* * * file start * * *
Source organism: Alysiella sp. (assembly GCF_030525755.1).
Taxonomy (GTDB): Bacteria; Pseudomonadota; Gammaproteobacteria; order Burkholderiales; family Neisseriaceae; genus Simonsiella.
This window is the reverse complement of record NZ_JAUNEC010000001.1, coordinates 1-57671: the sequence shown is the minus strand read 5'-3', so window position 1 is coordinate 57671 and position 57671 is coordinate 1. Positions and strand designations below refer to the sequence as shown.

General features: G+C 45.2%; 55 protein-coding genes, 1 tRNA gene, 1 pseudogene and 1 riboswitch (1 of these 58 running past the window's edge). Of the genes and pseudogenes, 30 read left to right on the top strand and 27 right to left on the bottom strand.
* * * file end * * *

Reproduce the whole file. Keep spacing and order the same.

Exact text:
Source organism: Alysiella sp. (assembly GCF_030525755.1).
Taxonomy (GTDB): Bacteria; Pseudomonadota; Gammaproteobacteria; order Burkholderiales; family Neisseriaceae; genus Simonsiella.
This window is the reverse complement of record NZ_JAUNEC010000001.1, coordinates 1-57671: the sequence shown is the minus strand read 5'-3', so window position 1 is coordinate 57671 and position 57671 is coordinate 1. Positions and strand designations below refer to the sequence as shown.

General features: G+C 45.2%; 55 protein-coding genes, 1 tRNA gene, 1 pseudogene and 1 riboswitch (1 of these 58 running past the window's edge). Of the genes and pseudogenes, 30 read left to right on the top strand and 27 right to left on the bottom strand.